In the midst of settling into new headquarters in Boston’s waterfront Innovation District, EnerNOC Inc., a software company that helps customers manage their electricity use, particularly during peak demand periods, was put to the test by a nearly nationwide heat wave. Chief executive Tim Healy, 44, spoke with Globe reporter Erin Ailworth about EnerNOC’s growth, its role in keeping the regional power grid stable earlier this month, and why its nearly 82,000-square-foot office space is full of toys.
You and EnerNOC cofounder David Brewster came up with the idea for EnerNOC following the California energy crisis in the early 2000s. Explain.
The Internet had changed every major industry, and we surmised that this industry, the energy industry, was one of the laggards. It was not one that real-time data, real-time information — basically the power of the Internet — had done much to transform.
So we kind of put two and two together and said we can avoid crises like the California power crisis if customers could be part of the solution, if they knew when to reduce electricity usage, if they had more tools and information and data in front of them when the price of power was high so they could enact measures to reduce their amount of consumption.
And that information comes from regular meter readings at customer sites?
It used to be that the average utility would read a customer’s meter once a month. We’re taking five-minute reads. That’s orders of magnitude more data about when energy is being consumed, when it’s being wasted, what opportunities there are to adjust that activity.
How is what EnerNOC does different from traditional energy management?
Energy management is something that firms engage in all the time but it’s usually, “I want to do a lighting retrofit project. I want to replace my 20-year-old boiler with more energy-efficient equipment.” What we’re talking about is how can we use data to help decision-making improve as it relates to how you schedule your operations, how you operate your facility, how you reduce unnecessary consumption that’s happening overnight, on weekends, or in parts of the facility that you don’t need.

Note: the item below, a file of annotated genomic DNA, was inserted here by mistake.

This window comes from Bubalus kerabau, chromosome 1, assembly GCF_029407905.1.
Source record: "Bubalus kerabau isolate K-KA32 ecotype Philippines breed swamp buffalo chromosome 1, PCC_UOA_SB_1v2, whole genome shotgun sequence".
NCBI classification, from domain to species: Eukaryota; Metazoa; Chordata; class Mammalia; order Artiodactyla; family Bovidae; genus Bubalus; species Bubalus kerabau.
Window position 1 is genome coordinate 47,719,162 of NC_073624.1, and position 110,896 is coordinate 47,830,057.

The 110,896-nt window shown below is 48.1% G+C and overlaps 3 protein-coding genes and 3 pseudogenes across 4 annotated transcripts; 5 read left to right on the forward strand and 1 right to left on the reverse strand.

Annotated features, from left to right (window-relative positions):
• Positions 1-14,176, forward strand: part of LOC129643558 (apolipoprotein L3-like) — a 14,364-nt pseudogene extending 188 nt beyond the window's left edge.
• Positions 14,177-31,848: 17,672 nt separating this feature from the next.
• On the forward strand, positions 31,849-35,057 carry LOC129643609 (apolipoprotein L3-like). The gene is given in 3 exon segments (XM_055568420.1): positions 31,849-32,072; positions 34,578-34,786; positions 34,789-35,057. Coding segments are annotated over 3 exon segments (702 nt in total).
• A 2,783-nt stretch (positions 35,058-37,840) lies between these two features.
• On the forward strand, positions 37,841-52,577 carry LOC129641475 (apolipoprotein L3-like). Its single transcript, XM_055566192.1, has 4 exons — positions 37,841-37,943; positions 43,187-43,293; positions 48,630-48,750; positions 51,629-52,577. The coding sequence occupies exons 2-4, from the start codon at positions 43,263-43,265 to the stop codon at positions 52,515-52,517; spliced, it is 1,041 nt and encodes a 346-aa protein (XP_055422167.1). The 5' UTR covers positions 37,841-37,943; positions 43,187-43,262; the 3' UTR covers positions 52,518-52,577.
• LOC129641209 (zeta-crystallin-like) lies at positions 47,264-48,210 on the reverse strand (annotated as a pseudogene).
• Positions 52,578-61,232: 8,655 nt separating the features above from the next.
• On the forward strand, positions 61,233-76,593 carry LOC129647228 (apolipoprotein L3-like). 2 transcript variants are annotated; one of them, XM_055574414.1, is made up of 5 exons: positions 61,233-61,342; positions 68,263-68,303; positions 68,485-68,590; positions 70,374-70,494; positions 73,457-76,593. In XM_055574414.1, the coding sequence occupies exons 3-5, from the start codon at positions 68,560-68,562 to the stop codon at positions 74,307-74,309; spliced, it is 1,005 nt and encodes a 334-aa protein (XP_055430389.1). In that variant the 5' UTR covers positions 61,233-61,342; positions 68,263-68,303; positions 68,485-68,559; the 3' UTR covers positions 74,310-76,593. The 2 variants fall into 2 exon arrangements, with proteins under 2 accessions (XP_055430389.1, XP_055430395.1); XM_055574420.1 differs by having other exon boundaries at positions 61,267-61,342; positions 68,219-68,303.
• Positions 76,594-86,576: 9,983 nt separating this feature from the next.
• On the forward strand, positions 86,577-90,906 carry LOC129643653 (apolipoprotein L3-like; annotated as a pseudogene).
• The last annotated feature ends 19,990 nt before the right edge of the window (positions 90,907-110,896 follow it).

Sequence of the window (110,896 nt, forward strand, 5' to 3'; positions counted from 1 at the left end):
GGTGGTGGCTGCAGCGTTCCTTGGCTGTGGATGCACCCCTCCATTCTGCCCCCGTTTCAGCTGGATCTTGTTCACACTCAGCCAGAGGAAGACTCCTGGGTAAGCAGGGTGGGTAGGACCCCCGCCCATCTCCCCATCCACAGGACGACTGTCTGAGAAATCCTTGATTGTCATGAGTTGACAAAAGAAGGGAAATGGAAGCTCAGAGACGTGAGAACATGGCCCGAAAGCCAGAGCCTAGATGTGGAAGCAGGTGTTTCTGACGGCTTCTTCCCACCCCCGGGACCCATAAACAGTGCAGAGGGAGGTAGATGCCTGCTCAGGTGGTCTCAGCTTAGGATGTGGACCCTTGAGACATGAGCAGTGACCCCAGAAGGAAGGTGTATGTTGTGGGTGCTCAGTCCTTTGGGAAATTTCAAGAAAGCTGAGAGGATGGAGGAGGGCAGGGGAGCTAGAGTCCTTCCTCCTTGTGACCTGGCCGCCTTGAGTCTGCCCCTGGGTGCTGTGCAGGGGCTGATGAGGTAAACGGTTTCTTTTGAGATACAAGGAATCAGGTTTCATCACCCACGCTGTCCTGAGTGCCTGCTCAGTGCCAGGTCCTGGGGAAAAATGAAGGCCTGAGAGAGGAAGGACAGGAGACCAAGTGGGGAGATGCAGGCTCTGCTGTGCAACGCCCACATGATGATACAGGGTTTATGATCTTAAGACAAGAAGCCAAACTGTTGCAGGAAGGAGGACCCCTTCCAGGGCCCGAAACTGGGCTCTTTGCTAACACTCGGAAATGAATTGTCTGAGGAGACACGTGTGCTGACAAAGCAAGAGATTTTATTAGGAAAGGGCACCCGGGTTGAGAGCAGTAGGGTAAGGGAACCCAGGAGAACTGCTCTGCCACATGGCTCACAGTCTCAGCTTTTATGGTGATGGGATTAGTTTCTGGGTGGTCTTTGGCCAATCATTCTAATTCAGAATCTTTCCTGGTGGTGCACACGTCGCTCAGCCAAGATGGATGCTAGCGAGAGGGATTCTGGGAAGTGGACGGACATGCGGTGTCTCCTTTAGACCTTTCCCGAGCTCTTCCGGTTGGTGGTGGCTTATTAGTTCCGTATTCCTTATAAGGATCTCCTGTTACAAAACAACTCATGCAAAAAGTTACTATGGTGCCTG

You were founded in 2001 and went public in 2007. What has that meant for the company?
I suggest that we’re the fastest-growing software company in Massachusetts over the last decade. Find me another company that’s gone from zero to more than $300 million in revenue in the last 10 years that’s a publicly traded Massachusetts software company.
Talk about the recent heat wave and the role played by the demand response strategy that EnerNOC uses, where the company’s customers are paid to reduce their energy use at times of peak demand.
It was all systems go here at EnerNOC. We’ve spent over $160 million developing software and infrastructure just for this occasion. We test it, run mock demand response events with our customers. It’s a proven resource now, it’s no longer on the fringes of viability.
In some cases, we were making up to $1,800 a megawatt hour, and our customers were [earning] the majority of that money.
Now the important stuff: Explain the toys — three kayaks, five paddle boards, 24 scooters, and a foosball table — scattered around the office.
We’ve got people who are here 50, 60, 70 hours a week. Let’s make it fun to be here. Let’s provide kayaks so that people can go for a kayak at lunch time.
Let’s put seven showers in this facility so that anyone — whether they want to go for a swim out on the Harbor Islands at lunch time or kayak — [can go] and come back.
People love it. They want to know they’re working for a company that works hard, but appreciates that play has to be a part of it. We know how to play.